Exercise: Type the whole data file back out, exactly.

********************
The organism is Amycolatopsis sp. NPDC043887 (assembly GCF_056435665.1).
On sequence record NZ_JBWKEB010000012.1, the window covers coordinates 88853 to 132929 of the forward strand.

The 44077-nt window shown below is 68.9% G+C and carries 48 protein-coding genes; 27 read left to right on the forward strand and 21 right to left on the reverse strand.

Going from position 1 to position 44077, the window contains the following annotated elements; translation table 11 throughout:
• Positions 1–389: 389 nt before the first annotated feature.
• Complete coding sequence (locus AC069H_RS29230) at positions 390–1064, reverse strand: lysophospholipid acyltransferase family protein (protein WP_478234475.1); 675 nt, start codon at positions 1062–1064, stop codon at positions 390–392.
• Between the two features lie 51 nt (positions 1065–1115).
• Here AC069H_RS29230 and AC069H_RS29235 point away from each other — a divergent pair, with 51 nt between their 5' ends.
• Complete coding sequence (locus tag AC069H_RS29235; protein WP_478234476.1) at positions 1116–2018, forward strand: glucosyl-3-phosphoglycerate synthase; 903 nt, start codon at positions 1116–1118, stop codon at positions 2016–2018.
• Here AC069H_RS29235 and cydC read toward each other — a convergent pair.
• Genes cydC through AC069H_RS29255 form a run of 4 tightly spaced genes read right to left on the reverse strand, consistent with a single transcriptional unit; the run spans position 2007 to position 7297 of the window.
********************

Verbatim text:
The organism is Amycolatopsis sp. NPDC043887 (assembly GCF_056435665.1).
On sequence record NZ_JBWKEB010000012.1, the window covers coordinates 88853 to 132929 of the forward strand.

The 44077-nt window shown below is 68.9% G+C and carries 48 protein-coding genes; 27 read left to right on the forward strand and 21 right to left on the reverse strand.

Going from position 1 to position 44077, the window contains the following annotated elements; translation table 11 throughout:
• Positions 1–389: 389 nt before the first annotated feature.
• Complete coding sequence (locus AC069H_RS29230) at positions 390–1064, reverse strand: lysophospholipid acyltransferase family protein (protein WP_478234475.1); 675 nt, start codon at positions 1062–1064, stop codon at positions 390–392.
• Between the two features lie 51 nt (positions 1065–1115).
• Here AC069H_RS29230 and AC069H_RS29235 point away from each other — a divergent pair, with 51 nt between their 5' ends.
• Complete coding sequence (locus tag AC069H_RS29235; protein WP_478234476.1) at positions 1116–2018, forward strand: glucosyl-3-phosphoglycerate synthase; 903 nt, start codon at positions 1116–1118, stop codon at positions 2016–2018.
• Here AC069H_RS29235 and cydC read toward each other — a convergent pair.
• Genes cydC through AC069H_RS29255 form a run of 4 tightly spaced genes read right to left on the reverse strand, consistent with a single transcriptional unit; the run spans position 2007 to position 7297 of the window.